My factory-issued Interstate house batteries are on their way to battery heaven. I replaced them about three weeks ago with Lifeline AGMs. You can pick them up at Batteries Plus in Altamonte Springs (on 436) - about 200 bucks a pop. Do yourself a favor and junk the lead-acid house batteries.

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Old 09-04-2005, 10:03 AM   #9
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Hey John. I saw your posts on the RV.net forum regarding your MH purchase process.

I think the charger is doing its job since the coach battery level is up to 13.6V with it operating. I think one or more of the cells is dead or going bad.

I used to work on electric golf carts yeras ago and I recognize the problem. I just hope I don't overwork or overheat the charger before I get those batteries out. Right now they are like one big resistor.
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Old 09-04-2005, 12:34 PM   #10
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Sounds like a loose connection in the wiring going to; from; or within the converter itself.

If there was a short in one of the batteries, the voltage would drop to around 10.5 volts. But with a reading of 7 volts, it doesn't seem as if your batteries were getting charged at all! The possibility of a bad solenoid doesn't really fit the symptoms, since your converter, if working correctly, will supply ample power to all of your 12 volt appliances even if the batteries are disconnected. 'Course, the converter won't supply enough power to start your generator.

The fact that everything suddenly sprang to life after turning the system on and off a few times, suggests an intermittent connection somewhere between the power supply to to converter, and the batteries.

The 13.6 volt reading you are now getting, is consistent with a converter attempting to charge depleted *new* batteries; and will probably rise to around 13.8 volts once the batteries have been mostly charged. New batteries really don't tend to charge all that well, and tend to be a tad charge resistant until they've been cycled a few times.

If the converter starts to give you trouble again, you always have the secondary option of charging the coach batteries from the vehicle alternator.

With a new rig from Winnie, it might be prudent to check the integrity of the battery connectors. When Winnie completes a new rig, and relegates it to the back lot; they don't know if it's going to be sitting there for 3 days, or 3 months. So disconnecting the battery leads for units in storage is a common practice. Then when the rig has to be moved, the battery cables are only connected with a mere temporarily workable slip-on fit. At some point along the way, the battery connecters have to be appropriately torqued; but not something that always gets done when the rig is running just fine the way it is.
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Old 09-04-2005, 01:27 PM   #11
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<BLOCKQUOTE class="ip-ubbcode-quote"><div class="ip-ubbcode-quote-title">quote:</div><div class="ip-ubbcode-quote-content">Originally posted by John_Canfield:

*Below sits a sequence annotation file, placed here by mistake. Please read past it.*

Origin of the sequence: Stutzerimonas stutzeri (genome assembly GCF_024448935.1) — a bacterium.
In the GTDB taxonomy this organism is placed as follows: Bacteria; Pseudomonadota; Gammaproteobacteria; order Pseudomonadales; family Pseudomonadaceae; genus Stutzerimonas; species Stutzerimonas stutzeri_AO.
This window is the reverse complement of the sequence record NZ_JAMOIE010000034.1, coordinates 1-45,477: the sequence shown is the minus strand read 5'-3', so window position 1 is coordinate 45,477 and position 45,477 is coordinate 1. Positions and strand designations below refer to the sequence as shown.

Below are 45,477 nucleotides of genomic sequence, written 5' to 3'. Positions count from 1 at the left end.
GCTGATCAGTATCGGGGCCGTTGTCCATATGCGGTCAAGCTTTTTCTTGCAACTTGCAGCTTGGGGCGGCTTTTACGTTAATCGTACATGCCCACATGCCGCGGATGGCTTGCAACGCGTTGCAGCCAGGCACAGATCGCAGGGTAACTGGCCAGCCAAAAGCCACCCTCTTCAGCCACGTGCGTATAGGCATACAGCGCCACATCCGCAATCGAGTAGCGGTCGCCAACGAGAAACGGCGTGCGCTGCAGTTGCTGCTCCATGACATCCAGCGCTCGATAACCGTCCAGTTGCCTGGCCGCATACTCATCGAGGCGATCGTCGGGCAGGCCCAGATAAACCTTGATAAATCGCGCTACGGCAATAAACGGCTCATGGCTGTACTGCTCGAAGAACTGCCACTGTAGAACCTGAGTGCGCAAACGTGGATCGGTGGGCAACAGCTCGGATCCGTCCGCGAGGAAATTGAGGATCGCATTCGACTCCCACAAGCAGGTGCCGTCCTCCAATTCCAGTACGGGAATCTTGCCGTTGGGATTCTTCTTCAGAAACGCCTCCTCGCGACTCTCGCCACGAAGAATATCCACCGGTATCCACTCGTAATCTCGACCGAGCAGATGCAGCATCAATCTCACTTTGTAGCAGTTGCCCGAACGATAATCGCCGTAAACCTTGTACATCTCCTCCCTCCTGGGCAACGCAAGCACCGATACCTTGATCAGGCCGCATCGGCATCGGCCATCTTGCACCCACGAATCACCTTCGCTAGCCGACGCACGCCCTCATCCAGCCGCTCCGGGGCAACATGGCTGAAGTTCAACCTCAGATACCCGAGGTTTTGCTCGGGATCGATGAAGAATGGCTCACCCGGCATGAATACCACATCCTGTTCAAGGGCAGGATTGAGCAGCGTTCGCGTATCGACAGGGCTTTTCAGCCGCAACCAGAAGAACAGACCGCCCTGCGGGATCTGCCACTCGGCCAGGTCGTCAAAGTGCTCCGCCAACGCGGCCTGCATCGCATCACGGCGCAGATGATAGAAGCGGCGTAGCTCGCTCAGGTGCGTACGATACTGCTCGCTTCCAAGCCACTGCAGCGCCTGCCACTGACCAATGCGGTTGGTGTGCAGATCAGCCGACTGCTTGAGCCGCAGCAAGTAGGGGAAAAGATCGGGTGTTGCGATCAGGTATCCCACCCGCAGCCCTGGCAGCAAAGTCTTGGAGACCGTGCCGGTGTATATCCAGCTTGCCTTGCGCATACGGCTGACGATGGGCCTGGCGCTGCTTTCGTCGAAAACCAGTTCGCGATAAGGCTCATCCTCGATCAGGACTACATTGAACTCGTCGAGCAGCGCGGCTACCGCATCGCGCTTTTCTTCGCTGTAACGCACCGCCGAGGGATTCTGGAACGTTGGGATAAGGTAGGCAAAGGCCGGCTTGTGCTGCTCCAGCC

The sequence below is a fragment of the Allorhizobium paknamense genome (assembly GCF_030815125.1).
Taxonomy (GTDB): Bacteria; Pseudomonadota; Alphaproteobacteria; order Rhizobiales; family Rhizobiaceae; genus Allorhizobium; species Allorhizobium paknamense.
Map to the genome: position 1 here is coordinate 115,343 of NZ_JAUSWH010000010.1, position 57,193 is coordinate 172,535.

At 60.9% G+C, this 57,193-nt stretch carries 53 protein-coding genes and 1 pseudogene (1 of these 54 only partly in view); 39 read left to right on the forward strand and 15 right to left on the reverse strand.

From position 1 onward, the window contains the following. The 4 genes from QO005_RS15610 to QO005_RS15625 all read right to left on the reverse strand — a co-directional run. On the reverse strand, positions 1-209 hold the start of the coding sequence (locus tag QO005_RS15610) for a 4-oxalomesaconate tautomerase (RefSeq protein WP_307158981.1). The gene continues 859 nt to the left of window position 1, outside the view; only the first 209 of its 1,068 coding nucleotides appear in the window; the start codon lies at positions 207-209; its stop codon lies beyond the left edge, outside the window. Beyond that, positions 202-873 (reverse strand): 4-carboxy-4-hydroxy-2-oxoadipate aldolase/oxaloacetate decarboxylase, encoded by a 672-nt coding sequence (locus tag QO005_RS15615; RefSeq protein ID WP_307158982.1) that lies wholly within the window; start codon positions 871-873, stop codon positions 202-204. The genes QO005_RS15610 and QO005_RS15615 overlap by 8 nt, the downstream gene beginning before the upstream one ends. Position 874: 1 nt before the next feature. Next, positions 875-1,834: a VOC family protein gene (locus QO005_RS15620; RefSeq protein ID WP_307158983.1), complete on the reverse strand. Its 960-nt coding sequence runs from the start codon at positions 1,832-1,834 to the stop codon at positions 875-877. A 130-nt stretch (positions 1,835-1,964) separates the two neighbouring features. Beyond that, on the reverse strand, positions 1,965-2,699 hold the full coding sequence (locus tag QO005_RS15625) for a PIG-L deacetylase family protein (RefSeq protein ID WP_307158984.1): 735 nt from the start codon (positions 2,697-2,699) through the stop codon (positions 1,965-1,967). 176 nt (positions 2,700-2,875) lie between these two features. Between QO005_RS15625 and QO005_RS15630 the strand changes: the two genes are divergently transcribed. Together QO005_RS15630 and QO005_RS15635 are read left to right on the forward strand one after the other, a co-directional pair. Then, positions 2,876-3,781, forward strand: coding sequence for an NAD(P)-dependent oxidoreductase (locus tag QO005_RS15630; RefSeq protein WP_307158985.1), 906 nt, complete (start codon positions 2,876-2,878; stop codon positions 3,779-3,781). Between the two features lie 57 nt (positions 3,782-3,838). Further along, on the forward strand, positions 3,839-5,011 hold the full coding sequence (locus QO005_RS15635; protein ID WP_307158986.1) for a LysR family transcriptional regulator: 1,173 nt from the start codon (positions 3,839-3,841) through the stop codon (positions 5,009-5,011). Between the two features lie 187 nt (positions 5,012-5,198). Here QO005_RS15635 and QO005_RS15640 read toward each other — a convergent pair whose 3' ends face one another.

I replaced them about three weeks ago with Lifeline AGMs. You can pick them up at . . . 200 bucks a pop. Do yourself a favor and junk the lead-acid house batteries. </div></BLOCKQUOTE>
I can't imagine any valid reason for paying twice the price for compromise inferior-battery-technology that serves no useful purpose in any kind of a Winnebago scenario.

The singular benefit of ultra expensive AGM batteries, is that they can be placed in unvented compartments. While that attribute might offer a solution for Class B owners who are forced to locate their batteries in less than ideal locations; it all comes with a somewhat unattractive price tag. After paying twice the price for these batteries, you might reasonably expect to end up with less than half the service life! Like . . . if you can coax these these AGM thingies to perform for a full two years in an RVing environment, then . . . .

While I would NEVER for a moment consider buying AGMs for my rig; perhaps that can be merely attributed to lack of experience in buying new batteries; since the current flooded wet-cell stuff just seems to go on, and on and on!

While you advocate stuff like: "Do yourself a favor and junk the lead-acid house batteries;" Perhaps you could expand a bit on this so-called favour.

As veteran boondockers, who abuse their "inferior" flooded wet-cell batteries without mercy; after a full SEVEN years with the very same inferior flooded wet cell batteries; we figure that they're still good for another couple of years! Hardly an experience that would lead us to consider an alternative storage source.

But, what the heck John; do you have any empirical evidence that would even remotely suggest that AGM batteries, in an environment already stated (supra), will in any way out-perform traditional wet-cell configurations??
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Old 09-04-2005, 01:41 PM   #12
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Is it possible tat the "battery disconnect" switch is turned to off at the dash. his could explain the problem....RKL
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Old 09-04-2005, 02:35 PM   #13
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<BLOCKQUOTE class="ip-ubbcode-quote"><div class="ip-ubbcode-quote-title">quote:</div><div class="ip-ubbcode-quote-content">Originally posted by Stan Birch:
But, what the heck John; do you have any empirical evidence that would even remotely suggest that AGM batteries, in an environmenbt already stated (supra), will in any way out-perform traditional wet-cell configurations?? </div></BLOCKQUOTE>Stan - I have been a 20+ year user of batteries on boats and have gathered quite a bit of real-world experience in deep discharge situations. If you think that lead acid batteries are about equal to gel or AGM batteries, then I suggest that you do a little more research before you get so didactic with me.